The majority concludes that "[i]f appellant wanted to introduce facts and obtain a ruling that the NJP and the court-martial conviction were for the same offense, the time to do so was at trial, not on appeal." _ MJ at (7). In other words, absent plain error, appellant waived his opportunity to seek credit under United States v. Pierce, 27 MJ 367 (CMA 1989), because he did not pursue his claim at trial, nor I would add, with the convening authority. I would not find plain error, because if there was error, it was not obvious, given the textual differences between the NJP summary and appellant’s court-martial charge. See United States v. Powell, 49 MJ 460 (1998). Therefore, I concur in the result.
I hesitate to go further and conclude as the majority does that
I recognize that attention and parade rest are distinct military positions predicated by separate commands, and that the court-martial charges here were drafted with care to distinguish between these positions. However, I am skeptical, as a general matter, that NJP summaries are universally drafted with the legal precision of a prosecutor drafting a charge in preparation for trial. NJP is intended to be field expedient and is, of course, inherently not judicial in nature. Article 15 of the Code is designed to allow a commander to administer NJP without requiring him to seek advice and assistance from an attorney.
Applying an elements test, as one might do in a Teters* multiplicity context, to an NJP summary could yield potentially unwanted effects. An appellant might not qualify for so-called Pierce credit, even where he in fact receives punishment for the same act(s) for which NJP was administered, because the NJP descriptions or summaries have been written by a lay clerk in less formal and descriptive terms than the legal form required in criminal pleadings. A decision like that taken today would seem to require the NJP recipient to demand elements specificity as to which of his specific actions are being addressed at NJP, if he is to have hope of subsequently receiving Pierce credit for his punishment. This is not realistic. NJP is not elements based; it is event based. NJP is not for lawyers; it is for commanders.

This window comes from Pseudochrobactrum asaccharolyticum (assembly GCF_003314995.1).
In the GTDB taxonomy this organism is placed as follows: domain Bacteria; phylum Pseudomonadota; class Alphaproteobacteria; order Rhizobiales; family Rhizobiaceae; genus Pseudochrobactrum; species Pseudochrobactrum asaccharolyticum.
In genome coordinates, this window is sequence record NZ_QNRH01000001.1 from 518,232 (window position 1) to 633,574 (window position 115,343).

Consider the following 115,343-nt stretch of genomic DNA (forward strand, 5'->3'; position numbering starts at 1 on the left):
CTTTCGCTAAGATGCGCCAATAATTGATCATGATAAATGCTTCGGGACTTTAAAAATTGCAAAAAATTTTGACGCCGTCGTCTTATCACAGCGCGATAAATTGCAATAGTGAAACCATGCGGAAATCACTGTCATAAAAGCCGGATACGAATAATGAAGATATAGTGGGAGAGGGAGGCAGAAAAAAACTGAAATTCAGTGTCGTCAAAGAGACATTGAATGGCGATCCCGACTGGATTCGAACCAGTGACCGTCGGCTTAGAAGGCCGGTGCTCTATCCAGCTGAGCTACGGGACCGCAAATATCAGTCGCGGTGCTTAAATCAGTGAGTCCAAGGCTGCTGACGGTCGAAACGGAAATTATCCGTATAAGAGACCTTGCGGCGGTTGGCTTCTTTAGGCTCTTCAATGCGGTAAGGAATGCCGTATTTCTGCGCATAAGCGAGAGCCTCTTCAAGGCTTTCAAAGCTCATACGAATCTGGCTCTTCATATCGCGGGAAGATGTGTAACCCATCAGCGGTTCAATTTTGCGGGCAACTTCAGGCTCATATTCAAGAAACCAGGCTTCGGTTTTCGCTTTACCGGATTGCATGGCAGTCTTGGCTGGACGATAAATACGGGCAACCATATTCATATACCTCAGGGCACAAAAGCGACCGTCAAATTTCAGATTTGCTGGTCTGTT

In short, I am skeptical that NJP will regularly be broken down with the distinction of a tea ceremony, as the Government argues was the case here, with individual movements of insubordination being addressed separately in Manual at Arms fashion. Nor should that be the expectation in the case of field expedient nonjudicial discipline. So long as military law recognizes Pierce credit, our case law should recognize the differences between NJP summaries and courts-martial charges and not encourage an analytic merger of the two.
* United States v. Teters, 37 MJ 370 (CMA 1993).